The Importance Of Healthy Stress Relief During A Divorce

No doubt that a divorce – no matter how amicable – is a stressful event. When you face a major life change, such as a divorce or separation, you are at a crossroads in your life that comes with a great deal of personal, financial and emotional upheaval. So, what can you do to deal with the stress in healthy ways in an effort to minimize the impact the process has on you and your family? 

Find a stress relief outlet. Find something that works for you after identifying whether there are particular stressors in you day-to-day life, or based on what may be very important to you. There is not one right way to alleviate stress when a person is facing a major challenge. We’ve outlined some healthy ways to cope while you are under strain.


  • Seek out a therapist or your clergy
  • Join a divorce support group
  • Work with an attorney you can trust and can rely on
  • Exercise with an activity you enjoy (perhaps biking, skiing, hiking, running, yoga or kick-boxing)
  • Go for a walk with a friend
  • Get into nature
  • Grab coffee with a friend you can lean on
  • Meditate
  • Find a place to sit and allow your thoughts to process
  • Volunteer 
  • Take up a new hobby
  • Spend quality time with your children and family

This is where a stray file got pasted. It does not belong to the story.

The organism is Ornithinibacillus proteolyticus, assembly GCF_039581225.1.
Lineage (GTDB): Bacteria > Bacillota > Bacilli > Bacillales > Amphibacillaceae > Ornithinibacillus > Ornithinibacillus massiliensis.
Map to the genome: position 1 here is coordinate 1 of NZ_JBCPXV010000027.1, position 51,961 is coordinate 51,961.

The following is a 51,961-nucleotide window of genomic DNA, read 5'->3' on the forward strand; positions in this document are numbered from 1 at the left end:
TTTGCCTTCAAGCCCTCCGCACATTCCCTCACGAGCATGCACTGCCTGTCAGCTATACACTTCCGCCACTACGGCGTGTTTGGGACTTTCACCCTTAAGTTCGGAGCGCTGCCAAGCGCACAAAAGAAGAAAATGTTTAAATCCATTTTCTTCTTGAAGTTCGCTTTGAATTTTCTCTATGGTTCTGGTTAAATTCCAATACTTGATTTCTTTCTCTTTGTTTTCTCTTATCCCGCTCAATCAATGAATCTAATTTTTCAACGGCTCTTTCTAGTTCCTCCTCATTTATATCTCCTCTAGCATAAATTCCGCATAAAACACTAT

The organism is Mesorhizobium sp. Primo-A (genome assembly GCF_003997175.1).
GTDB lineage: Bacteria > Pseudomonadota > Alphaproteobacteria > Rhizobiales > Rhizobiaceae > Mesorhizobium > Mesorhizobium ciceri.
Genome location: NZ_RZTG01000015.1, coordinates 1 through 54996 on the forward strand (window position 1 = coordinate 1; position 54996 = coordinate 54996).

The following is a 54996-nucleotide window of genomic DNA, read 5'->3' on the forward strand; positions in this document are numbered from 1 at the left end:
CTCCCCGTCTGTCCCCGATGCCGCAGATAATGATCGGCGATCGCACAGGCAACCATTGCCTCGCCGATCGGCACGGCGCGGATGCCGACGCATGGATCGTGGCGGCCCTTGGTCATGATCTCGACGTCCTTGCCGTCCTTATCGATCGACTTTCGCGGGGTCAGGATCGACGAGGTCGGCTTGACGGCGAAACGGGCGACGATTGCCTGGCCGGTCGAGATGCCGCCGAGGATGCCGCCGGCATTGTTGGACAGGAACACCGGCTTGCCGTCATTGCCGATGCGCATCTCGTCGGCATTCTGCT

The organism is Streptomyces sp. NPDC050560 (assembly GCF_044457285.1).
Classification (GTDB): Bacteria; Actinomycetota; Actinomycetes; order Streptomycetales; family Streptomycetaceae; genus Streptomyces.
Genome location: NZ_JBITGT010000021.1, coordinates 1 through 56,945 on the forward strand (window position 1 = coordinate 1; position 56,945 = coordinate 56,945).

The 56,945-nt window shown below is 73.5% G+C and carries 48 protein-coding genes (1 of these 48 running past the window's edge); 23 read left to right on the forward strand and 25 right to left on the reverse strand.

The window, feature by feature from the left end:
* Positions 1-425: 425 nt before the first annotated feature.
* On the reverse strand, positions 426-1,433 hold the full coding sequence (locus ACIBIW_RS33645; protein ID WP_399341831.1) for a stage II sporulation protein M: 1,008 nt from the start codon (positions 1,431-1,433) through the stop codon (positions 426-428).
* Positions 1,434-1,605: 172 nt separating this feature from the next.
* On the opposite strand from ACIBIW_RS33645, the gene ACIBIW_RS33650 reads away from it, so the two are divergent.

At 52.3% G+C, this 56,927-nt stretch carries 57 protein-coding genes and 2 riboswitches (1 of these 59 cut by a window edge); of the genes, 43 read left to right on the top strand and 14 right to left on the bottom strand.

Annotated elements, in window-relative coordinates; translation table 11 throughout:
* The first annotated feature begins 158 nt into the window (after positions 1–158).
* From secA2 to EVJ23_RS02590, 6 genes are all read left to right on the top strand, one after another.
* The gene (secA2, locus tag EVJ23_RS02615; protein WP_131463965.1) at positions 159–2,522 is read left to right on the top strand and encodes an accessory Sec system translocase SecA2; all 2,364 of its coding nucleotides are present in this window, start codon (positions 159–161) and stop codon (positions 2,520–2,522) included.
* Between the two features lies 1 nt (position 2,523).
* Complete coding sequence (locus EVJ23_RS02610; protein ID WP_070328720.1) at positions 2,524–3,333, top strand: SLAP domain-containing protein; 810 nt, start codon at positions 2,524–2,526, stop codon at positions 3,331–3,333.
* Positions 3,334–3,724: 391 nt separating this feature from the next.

• Take extra responsibilities off your plate and focus your energy on your family (hire a nanny, yard service or house cleaner, if you can)
  • Work with a life coach and/or financial advisor
  • Clean your house or de-clutter
  • Make lists
  • Take a break from social media
  • Treat yourself to a massage, acupuncture or salon service
  • Get enough sleep

Everyone deals with stress differently. Divorce involves a grieving process and it is important to acknowledge that fact. Many people experience a wide range of emotions which is a completely normal part of the grieving process. 

It is important to find a way to focus your energy on getting through the divorce and to the other side without losing your sanity along the way. This does not mean you will not have momentary lapses. Not only is this best for you, but it is also best for your children, who are grieving and feeling a variety of emotions along the way as well, causing them to need their parents for support even more than usual. Hopefully you are able to find positive outlets for your stress and your grief so that you can continue moving forward in a healthy way. 

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